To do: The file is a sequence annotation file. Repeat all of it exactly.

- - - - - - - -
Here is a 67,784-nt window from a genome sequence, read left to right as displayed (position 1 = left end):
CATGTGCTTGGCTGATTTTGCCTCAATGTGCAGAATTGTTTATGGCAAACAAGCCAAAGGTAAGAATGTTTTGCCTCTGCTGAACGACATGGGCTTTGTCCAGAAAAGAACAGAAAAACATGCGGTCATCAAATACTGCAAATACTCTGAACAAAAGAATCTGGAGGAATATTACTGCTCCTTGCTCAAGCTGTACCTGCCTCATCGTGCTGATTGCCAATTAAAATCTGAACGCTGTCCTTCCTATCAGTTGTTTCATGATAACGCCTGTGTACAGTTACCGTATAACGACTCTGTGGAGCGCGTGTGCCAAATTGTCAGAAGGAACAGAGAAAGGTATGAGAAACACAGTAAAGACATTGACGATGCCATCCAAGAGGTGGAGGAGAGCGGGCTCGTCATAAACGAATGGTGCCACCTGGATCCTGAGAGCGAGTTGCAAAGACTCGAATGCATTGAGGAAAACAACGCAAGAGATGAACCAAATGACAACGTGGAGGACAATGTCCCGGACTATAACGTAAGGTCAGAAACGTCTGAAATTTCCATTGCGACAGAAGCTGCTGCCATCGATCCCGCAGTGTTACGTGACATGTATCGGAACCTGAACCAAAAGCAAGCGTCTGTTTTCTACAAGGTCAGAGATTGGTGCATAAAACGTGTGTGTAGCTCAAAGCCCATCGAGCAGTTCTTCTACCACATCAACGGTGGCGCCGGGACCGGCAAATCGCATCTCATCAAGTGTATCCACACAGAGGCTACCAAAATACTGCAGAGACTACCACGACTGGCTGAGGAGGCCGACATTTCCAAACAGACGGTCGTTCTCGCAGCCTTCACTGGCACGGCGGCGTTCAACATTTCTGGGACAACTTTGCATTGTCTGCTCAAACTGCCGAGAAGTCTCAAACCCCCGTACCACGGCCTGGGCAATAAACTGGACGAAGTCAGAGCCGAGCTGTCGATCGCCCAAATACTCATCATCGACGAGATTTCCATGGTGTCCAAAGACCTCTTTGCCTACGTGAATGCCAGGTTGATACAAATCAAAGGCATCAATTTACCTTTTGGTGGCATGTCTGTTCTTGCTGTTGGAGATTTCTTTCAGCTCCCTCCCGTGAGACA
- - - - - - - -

Here is a 67,784-nt window from a genome sequence, read left to right as displayed (position 1 = left end):
CATGTGCTTGGCTGATTTTGCCTCAATGTGCAGAATTGTTTATGGCAAACAAGCCAAAGGTAAGAATGTTTTGCCTCTGCTGAACGACATGGGCTTTGTCCAGAAAAGAACAGAAAAACATGCGGTCATCAAATACTGCAAATACTCTGAACAAAAGAATCTGGAGGAATATTACTGCTCCTTGCTCAAGCTGTACCTGCCTCATCGTGCTGATTGCCAATTAAAATCTGAACGCTGTCCTTCCTATCAGTTGTTTCATGATAACGCCTGTGTACAGTTACCGTATAACGACTCTGTGGAGCGCGTGTGCCAAATTGTCAGAAGGAACAGAGAAAGGTATGAGAAACACAGTAAAGACATTGACGATGCCATCCAAGAGGTGGAGGAGAGCGGGCTCGTCATAAACGAATGGTGCCACCTGGATCCTGAGAGCGAGTTGCAAAGACTCGAATGCATTGAGGAAAACAACGCAAGAGATGAACCAAATGACAACGTGGAGGACAATGTCCCGGACTATAACGTAAGGTCAGAAACGTCTGAAATTTCCATTGCGACAGAAGCTGCTGCCATCGATCCCGCAGTGTTACGTGACATGTATCGGAACCTGAACCAAAAGCAAGCGTCTGTTTTCTACAAGGTCAGAGATTGGTGCATAAAACGTGTGTGTAGCTCAAAGCCCATCGAGCAGTTCTTCTACCACATCAACGGTGGCGCCGGGACCGGCAAATCGCATCTCATCAAGTGTATCCACACAGAGGCTACCAAAATACTGCAGAGACTACCACGACTGGCTGAGGAGGCCGACATTTCCAAACAGACGGTCGTTCTCGCAGCCTTCACTGGCACGGCGGCGTTCAACATTTCTGGGACAACTTTGCATTGTCTGCTCAAACTGCCGAGAAGTCTCAAACCCCCGTACCACGGCCTGGGCAATAAACTGGACGAAGTCAGAGCCGAGCTGTCGATCGCCCAAATACTCATCATCGACGAGATTTCCATGGTGTCCAAAGACCTCTTTGCCTACGTGAATGCCAGGTTGATACAAATCAAAGGCATCAATTTACCTTTTGGTGGCATGTCTGTTCTTGCTGTTGGAGATTTCTTTCAGCTCCCTCCCGTGAGACA